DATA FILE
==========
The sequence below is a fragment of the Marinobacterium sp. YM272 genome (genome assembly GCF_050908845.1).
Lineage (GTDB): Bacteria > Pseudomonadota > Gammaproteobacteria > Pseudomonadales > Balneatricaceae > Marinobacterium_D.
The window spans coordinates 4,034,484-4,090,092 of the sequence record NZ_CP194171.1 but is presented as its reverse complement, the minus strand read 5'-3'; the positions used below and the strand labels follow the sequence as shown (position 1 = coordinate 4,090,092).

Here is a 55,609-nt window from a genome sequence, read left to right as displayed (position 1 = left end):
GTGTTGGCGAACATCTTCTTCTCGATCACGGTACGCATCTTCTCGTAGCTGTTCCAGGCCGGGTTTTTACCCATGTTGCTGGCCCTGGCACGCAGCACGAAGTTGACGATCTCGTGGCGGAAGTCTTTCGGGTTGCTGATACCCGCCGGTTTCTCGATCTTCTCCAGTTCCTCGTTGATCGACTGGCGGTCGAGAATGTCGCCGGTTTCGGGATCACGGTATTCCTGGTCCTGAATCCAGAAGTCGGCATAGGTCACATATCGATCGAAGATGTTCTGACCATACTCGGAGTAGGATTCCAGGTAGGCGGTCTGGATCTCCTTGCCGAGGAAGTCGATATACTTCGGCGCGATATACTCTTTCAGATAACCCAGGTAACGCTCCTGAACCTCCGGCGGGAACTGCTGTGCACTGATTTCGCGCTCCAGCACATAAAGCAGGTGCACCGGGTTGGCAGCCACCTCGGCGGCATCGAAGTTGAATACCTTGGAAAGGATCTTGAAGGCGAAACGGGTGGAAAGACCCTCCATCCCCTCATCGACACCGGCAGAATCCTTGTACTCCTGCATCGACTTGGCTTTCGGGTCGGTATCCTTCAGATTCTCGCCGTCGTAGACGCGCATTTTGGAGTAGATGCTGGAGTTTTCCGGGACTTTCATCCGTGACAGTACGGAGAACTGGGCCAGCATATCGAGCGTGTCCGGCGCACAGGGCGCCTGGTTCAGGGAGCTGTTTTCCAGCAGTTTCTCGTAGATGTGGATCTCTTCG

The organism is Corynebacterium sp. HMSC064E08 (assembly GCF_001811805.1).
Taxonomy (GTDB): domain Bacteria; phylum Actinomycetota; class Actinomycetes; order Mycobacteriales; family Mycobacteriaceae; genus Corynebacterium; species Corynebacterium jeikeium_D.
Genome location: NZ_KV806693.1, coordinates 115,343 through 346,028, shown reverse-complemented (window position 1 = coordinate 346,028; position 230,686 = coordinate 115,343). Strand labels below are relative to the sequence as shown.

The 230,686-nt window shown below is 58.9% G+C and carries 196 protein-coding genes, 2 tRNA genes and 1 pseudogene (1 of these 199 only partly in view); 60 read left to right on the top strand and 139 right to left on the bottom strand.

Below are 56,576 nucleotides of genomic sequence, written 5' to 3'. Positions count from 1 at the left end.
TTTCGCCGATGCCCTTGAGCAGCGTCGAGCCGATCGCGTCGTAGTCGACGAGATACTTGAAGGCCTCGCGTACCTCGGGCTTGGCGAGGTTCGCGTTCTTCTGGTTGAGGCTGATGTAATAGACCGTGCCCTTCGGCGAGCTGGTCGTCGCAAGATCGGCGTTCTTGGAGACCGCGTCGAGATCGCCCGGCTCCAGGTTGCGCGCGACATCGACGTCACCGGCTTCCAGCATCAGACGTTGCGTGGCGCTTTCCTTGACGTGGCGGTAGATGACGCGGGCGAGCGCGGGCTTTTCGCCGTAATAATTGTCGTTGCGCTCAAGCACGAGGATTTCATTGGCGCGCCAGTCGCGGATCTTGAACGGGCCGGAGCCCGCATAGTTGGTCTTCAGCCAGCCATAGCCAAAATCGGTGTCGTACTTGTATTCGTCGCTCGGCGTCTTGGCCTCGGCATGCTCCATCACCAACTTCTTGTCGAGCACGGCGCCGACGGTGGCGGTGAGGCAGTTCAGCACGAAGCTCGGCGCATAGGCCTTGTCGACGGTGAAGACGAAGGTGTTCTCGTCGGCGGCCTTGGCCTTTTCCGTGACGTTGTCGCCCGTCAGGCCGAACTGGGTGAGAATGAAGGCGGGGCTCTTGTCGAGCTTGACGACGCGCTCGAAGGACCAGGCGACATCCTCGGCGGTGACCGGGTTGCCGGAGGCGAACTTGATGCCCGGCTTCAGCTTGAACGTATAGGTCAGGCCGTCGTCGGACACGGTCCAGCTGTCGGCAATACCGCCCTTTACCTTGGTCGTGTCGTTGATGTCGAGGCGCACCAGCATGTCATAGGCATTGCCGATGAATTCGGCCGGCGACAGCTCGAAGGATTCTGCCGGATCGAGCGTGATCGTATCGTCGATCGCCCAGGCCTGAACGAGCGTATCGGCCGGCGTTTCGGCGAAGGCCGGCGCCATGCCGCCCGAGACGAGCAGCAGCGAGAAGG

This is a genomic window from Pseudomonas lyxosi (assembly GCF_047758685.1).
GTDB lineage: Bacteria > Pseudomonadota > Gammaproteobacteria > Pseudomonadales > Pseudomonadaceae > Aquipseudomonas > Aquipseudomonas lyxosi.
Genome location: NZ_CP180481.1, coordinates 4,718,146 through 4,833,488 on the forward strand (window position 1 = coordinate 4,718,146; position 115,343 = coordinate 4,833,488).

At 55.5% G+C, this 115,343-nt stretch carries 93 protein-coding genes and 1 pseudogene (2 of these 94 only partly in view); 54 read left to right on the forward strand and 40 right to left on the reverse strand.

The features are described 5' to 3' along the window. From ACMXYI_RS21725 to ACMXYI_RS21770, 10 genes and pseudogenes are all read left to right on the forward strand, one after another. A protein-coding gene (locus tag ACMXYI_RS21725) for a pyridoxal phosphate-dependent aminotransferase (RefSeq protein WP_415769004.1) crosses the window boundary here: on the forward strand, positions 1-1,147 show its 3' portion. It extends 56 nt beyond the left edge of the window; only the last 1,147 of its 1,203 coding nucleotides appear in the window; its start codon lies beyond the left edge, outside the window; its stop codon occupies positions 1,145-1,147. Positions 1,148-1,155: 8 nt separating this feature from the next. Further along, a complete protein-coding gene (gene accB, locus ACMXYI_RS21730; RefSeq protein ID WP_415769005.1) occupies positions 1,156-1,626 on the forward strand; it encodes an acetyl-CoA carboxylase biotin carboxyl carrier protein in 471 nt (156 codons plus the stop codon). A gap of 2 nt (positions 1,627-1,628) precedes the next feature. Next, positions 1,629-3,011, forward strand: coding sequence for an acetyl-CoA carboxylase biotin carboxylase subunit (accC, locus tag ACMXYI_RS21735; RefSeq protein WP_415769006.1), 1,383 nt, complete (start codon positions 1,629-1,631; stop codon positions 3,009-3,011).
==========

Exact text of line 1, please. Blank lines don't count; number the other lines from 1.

The sequence below is a fragment of the Marinobacterium sp. YM272 genome (genome assembly GCF_050908845.1).